In a separate report, Statistics Canada said wholesale sales fell 2.2 per cent to $63.9 billion in March.

The overall drop came as the motor vehicle and motor vehicle parts and accessories subsector plunged 21.2 per cent, the largest monthly percentage drop since January 2009. Excluding the subsector, wholesale sales rose 2.1 per cent.

In volume terms, wholesale sales dropped 2.8 per cent.

Jordan Press and Craig Wong, The Canadian Press


Like us on Facebook and follow us on Twitter.

Want to support local journalism during the pandemic? Make a donation here.

Canadaeconomy

Get local stories you won't find anywhere else right to your inbox.
Sign up here

Just Posted

Pioneer Arena is closing for the season. Photo: John Boivin
Castlegar’s Pioneer Arena and Nelson Civic Centre closing for season

RDCK is closing the ice at two of its arenas due to financial concerns related to COVID-19

A juvenile sturgeon in a B.C. rearing facility. The wild population in the Upper Columbia is estimated at 1,100 individuals, enhanced with roughly 5,500 hatchery fish. (file photo)
B.C.’s Upper Columbia sturgeon endure long battle with local extinction

Decades of monitoring and intervention is ongoing to save the prehistoric fish

Interior Health update. File photo.
86 new COVID-19 cases, two more deaths in Interior Health

The new deaths are from Heritage Square, a long-term care facility in Vernon

RCMP responded to a report early Friday morning of a suspect firing a gun at a Salmo home. Photo: Black Press
RCMP arrest woman who fired shots at Salmo home

The woman allegedly discharged a firearm early Friday morning

Summit Ski Hill had a delayed start to the season because of warm temperatures. Photo: Summit Ski Hill
Late season start frustrating for Nakusp ski hill

Summit Ski Hill only just opened Jan. 14

A scene from “Canada and the Gulf War: In their own words,” a video by The Memory Project, a program of Historica Canada, is shown in this undated illustration. THE CANADIAN PRESS/HO - Historica Canada
New video marks Canada’s contributions to first Gulf War on 30th anniversary

Veterans Affairs Canada says around 4,500 Canadian military personnel served during the war

A 17-year-old snowmobiler used his backcountry survival sense in preparation to spend the night on the mountain near 100 Mile House Saturday, Jan. 16, 2021 after getting lost. (South Cariboo Search and Rescue Facebook photo)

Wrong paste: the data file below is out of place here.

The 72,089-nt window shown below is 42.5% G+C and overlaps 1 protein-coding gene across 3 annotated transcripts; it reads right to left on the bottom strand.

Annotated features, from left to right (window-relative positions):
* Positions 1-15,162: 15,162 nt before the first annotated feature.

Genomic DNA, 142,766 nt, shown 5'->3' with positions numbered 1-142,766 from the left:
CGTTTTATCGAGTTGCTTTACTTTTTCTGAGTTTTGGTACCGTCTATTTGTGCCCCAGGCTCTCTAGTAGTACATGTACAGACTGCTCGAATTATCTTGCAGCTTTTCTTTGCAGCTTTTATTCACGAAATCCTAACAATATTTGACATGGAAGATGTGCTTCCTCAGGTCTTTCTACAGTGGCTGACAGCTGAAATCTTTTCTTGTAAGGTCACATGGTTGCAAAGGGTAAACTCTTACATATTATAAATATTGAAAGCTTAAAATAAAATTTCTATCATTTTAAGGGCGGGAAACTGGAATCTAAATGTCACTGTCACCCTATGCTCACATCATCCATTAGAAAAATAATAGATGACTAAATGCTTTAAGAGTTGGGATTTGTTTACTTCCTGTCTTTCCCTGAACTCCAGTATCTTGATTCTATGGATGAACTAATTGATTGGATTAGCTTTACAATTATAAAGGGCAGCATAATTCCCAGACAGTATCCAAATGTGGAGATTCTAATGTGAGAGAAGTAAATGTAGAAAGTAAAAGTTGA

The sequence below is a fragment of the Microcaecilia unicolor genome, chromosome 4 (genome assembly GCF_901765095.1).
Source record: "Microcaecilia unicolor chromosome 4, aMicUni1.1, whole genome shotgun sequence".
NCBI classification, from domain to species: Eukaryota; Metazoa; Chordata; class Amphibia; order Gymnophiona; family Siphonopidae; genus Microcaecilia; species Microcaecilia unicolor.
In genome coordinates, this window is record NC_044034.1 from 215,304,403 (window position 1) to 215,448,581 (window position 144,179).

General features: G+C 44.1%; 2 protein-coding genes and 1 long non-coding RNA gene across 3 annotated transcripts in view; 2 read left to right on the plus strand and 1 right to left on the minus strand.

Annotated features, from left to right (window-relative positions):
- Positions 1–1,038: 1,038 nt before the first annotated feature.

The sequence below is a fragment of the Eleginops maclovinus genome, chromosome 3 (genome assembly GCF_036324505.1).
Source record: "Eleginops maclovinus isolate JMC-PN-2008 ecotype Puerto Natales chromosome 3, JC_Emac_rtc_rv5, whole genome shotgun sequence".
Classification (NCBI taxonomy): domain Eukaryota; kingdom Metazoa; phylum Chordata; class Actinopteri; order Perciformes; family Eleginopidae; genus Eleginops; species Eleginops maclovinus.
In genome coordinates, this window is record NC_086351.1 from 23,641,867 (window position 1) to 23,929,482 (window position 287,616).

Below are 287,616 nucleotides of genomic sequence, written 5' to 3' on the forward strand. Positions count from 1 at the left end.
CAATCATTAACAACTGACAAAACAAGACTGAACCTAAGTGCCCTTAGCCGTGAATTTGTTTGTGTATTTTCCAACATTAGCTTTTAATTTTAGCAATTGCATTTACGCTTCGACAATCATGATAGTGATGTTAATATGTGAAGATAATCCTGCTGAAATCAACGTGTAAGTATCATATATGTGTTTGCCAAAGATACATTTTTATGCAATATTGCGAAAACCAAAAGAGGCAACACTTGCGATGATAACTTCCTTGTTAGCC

Teen praised for backcountry survival skills after getting lost in B.C.’s Cariboo mountains

“This young man did everything right after things went wrong.”

Conservative Leader Erin O’Toole holds a press conference on Parliament Hill, in Ottawa on December 10, 2020. THE CANADIAN PRESS/Sean Kilpatrick
No place for ‘far right’ in Conservative Party, Erin O’Toole says

O’Toole condemned the Capitol attack as ‘horrifying’ and sought to distance himself and the Tories from Trumpism

A passer by walks in High Park, in Toronto, Thursday, Jan. 14, 2021. This workweek will kick off with what’s fabled to be the most depressing day of the year, during one of the darkest eras in recent history. THE CANADIAN PRESS/Chris Young
‘Blue Monday’ getting you down? Exercise may be the cure, say experts

Many jurisdictions are tightening restrictions to curb soaring COVID-19 case counts

A health-care worker prepares a dose of the Pfizer-BioNTech COVID-19 vaccine at a UHN COVID-19 vaccine clinic in Toronto on Thursday, January 7, 2021. THE CANADIAN PRESS/Nathan Denette
COVID-19: Provinces work on revised plans as Pfizer-BioNTech shipments to slow down

Anita Anand said she understands and shares Canadians’ concerns about the drug company’s decision

Tourists take photographs outside the British Columbia Legislature in Victoria, B.C., on Friday August 26, 2011. A coalition of British Columbia tourism industry groups is urging the provincial government to not pursue plans to ban domestic travel to fight the spread of COVID-19. THE CANADIAN PRESS/Darryl Dyck
B.C. travel ban will harm struggling tourism sector, says industry coalition

B.C. government would have to show evidence a travel ban is necessary

(Phil McLachlan - Capital News)
‘Targeted’ shooting in Coquitlam leaves woman in hospital

The woman suffered non-life threatening injuries in what police believe to be a targeted shooting Saturday morning

JaHyung Lee, “Canada’s oldest senior” at 110 years old, received his first dose of the COVID-19 vaccine on Thursday, Jan. 14, 2021. He lives at Amenida Seniors Community in Newton. (Submitted photo: Amenida Seniors Community)
A unique-looking deer has been visiting a Nanoose Bay property with its mother. (Frieda Van der Ree photo)
A deer with 3 ears? Unique animal routinely visits B.C. property

Experts say interesting look may be result of an injury rather than an odd birth defect

Most Read